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BOSTON — Blizzard doesn’t want to refer to Heroes of the Storm as a MOBA, or a multiplayer online battle arena. I get that. The MOBA landscape is getting crowded with Defense of the Ancients 2, Heroes of Newerth, and Infinite Crisis standing as just three of the highest-profile games in the crowded genre.
League of Legends still bills itself as a MOBA, though some call it an “action real-time strategy game,” or an ARTS. Blizzard wants to differentiate Heroes of the Storm, so they’ve been referring to it as a “hero brawler,” ostensibly because they want to reinforce their simpler, more accessible design for players new to such games.
It was all beginning to sound quite silly to me. We’re talking about a bunch of games that all spawned from the creative DNA of the original Defense of the Ancients, a mod of seminal strategy game Warcraft 3. They’re all variations on the same theme. They’re all MOBAs no matter what they call themselves, right?
So at PAX East when I met with Dustin Browder and Phill Gonzales, the game director and primary character artist, respectively, for Heroes of the Storm, I wanted to know how their game was different enough from Dota 2, Valve’s MOBA on digital distribution service Steam; or League of Legends, an ARTS game, to justify an entirely new appellation.
Understanding the DNA of a MOBA
Defense of the Ancients, the first multiplayer online battle arena, was a mod for Warcraft III, which was a real-time strategy game like Command & Conquer, Dune 2000, and, of course, Blizzard’s other standout series, StarCraft. In a RTS, you build a base to collect resources to build structures which build troops which you use to kill the other guy’s base.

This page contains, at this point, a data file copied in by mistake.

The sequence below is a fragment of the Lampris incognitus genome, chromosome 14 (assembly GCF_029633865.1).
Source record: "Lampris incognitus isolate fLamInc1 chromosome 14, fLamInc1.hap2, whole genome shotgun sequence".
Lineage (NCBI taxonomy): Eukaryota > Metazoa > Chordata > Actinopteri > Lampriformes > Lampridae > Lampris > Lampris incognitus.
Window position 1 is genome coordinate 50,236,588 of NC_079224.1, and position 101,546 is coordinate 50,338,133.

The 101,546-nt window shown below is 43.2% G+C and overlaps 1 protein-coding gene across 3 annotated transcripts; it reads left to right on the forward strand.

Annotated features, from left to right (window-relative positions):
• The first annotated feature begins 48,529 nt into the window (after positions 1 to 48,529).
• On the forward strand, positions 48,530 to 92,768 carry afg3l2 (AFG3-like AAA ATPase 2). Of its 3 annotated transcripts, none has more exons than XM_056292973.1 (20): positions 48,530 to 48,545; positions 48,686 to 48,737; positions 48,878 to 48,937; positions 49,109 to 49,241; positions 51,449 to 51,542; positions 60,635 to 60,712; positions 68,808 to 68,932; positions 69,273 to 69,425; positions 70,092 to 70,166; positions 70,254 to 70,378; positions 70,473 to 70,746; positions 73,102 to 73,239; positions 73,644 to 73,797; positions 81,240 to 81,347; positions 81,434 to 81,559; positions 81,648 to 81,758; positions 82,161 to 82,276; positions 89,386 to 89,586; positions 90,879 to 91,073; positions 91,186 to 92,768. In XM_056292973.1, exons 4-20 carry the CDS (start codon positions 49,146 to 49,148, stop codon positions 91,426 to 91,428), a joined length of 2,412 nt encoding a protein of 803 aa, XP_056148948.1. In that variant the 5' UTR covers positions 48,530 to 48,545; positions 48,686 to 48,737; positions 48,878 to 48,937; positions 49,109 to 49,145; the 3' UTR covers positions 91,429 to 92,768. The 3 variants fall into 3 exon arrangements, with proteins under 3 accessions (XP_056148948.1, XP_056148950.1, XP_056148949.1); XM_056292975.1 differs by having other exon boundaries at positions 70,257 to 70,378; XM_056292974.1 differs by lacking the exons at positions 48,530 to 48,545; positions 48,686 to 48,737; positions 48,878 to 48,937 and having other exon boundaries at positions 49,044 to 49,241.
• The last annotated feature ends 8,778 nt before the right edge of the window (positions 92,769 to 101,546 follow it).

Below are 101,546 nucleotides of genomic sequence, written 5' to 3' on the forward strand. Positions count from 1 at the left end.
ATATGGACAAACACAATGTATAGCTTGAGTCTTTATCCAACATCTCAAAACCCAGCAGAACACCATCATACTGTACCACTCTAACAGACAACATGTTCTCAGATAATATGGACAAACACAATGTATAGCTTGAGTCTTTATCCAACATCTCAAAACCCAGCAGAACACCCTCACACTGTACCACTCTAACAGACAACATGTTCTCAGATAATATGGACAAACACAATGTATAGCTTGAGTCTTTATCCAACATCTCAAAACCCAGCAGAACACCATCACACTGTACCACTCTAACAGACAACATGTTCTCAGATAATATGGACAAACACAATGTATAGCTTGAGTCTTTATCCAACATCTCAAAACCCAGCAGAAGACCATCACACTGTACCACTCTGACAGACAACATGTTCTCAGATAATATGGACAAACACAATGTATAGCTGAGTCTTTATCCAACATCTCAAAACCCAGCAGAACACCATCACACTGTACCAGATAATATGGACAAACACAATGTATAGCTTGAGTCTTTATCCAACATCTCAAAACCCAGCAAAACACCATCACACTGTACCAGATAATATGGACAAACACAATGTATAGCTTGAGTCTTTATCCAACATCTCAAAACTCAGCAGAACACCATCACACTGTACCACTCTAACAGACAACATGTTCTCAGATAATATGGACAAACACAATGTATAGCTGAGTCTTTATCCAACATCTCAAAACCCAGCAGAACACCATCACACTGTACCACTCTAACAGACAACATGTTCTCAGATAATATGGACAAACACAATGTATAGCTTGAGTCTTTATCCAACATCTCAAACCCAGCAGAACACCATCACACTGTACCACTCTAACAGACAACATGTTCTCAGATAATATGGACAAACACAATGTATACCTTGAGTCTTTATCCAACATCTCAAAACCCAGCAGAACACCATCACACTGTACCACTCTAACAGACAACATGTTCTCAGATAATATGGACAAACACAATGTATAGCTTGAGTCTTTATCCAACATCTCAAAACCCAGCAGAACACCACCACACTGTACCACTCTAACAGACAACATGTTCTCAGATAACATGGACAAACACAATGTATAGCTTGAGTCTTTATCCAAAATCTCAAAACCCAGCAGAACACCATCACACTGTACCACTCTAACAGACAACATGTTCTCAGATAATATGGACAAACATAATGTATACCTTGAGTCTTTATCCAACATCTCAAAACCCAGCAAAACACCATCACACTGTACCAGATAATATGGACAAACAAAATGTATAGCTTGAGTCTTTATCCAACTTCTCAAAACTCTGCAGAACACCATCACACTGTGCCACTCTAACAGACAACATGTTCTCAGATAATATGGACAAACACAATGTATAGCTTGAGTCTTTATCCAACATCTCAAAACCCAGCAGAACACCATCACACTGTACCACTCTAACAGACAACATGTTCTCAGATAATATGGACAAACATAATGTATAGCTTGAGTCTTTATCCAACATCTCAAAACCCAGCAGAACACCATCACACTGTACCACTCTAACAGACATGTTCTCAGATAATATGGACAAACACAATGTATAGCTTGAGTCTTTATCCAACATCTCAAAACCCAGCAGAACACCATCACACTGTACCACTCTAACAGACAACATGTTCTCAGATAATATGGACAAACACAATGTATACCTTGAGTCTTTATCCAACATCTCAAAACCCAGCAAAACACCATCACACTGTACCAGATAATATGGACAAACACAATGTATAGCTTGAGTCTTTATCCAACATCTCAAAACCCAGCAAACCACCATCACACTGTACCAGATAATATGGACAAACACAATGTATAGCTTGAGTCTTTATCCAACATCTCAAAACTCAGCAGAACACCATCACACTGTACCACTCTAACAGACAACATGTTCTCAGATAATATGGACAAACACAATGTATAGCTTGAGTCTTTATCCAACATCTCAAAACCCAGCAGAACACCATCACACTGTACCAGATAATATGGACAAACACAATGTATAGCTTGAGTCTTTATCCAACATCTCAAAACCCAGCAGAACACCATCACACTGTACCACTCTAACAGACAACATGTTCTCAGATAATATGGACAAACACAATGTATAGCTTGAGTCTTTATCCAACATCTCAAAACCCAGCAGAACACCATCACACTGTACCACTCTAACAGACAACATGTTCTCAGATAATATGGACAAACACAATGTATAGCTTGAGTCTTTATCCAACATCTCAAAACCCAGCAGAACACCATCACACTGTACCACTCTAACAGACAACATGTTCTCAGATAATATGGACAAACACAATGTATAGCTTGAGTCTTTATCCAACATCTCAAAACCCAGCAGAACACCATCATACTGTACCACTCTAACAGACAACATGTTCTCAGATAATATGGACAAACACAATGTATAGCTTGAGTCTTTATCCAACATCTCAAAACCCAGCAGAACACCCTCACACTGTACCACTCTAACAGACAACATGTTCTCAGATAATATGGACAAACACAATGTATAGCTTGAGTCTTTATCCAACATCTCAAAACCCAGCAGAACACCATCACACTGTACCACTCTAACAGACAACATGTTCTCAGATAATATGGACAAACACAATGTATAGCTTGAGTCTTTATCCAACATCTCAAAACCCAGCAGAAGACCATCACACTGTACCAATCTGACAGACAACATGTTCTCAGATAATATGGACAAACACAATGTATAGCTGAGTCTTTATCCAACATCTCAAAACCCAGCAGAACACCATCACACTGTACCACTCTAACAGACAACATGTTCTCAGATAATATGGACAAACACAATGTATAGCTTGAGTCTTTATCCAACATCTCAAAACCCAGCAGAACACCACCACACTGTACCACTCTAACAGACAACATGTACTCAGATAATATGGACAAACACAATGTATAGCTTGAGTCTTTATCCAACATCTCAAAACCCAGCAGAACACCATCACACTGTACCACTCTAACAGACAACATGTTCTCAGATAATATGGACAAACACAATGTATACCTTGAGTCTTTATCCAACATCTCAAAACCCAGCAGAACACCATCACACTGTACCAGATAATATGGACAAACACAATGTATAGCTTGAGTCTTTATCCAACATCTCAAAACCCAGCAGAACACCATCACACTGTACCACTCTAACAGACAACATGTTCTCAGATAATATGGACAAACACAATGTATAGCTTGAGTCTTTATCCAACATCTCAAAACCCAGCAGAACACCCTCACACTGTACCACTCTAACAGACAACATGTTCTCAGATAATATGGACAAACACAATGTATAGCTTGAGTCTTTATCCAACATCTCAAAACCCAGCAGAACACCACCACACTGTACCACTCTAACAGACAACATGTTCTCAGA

DOTA simplified the logistics. You still had a base to defend, but you didn’t have to build it. You still had infantry units, but they were generated automatically and ran straight for the other team’s base. Instead of controlling entire armies, you controlled one powerful Hero character, and that’s where the game’s complexity lay.
Heroes accrued experience and became more powerful during the match. They earned gold for killing enemies and destroying structures. They used the gold to buy items to use during combat. Players operated in teams of Heroes, and the goal was still the same as in a real-time strategy game: Kill the other guy’s base.
That describes the basic rules behind Valve’s Dota 2 and Riot Games’s League of Legends. The difference between the two games is mostly one of complexity. Dota 2 has one map, unlocks all of its characters from the start, and only offers cosmetic items to purchase with real dollars. League of Legends has multiple maps, offers 10 free Champions every week for to choose between, and players use an in-game earned currency called Influence points to permanently unlock Champions — or they can pay real dollars to do so.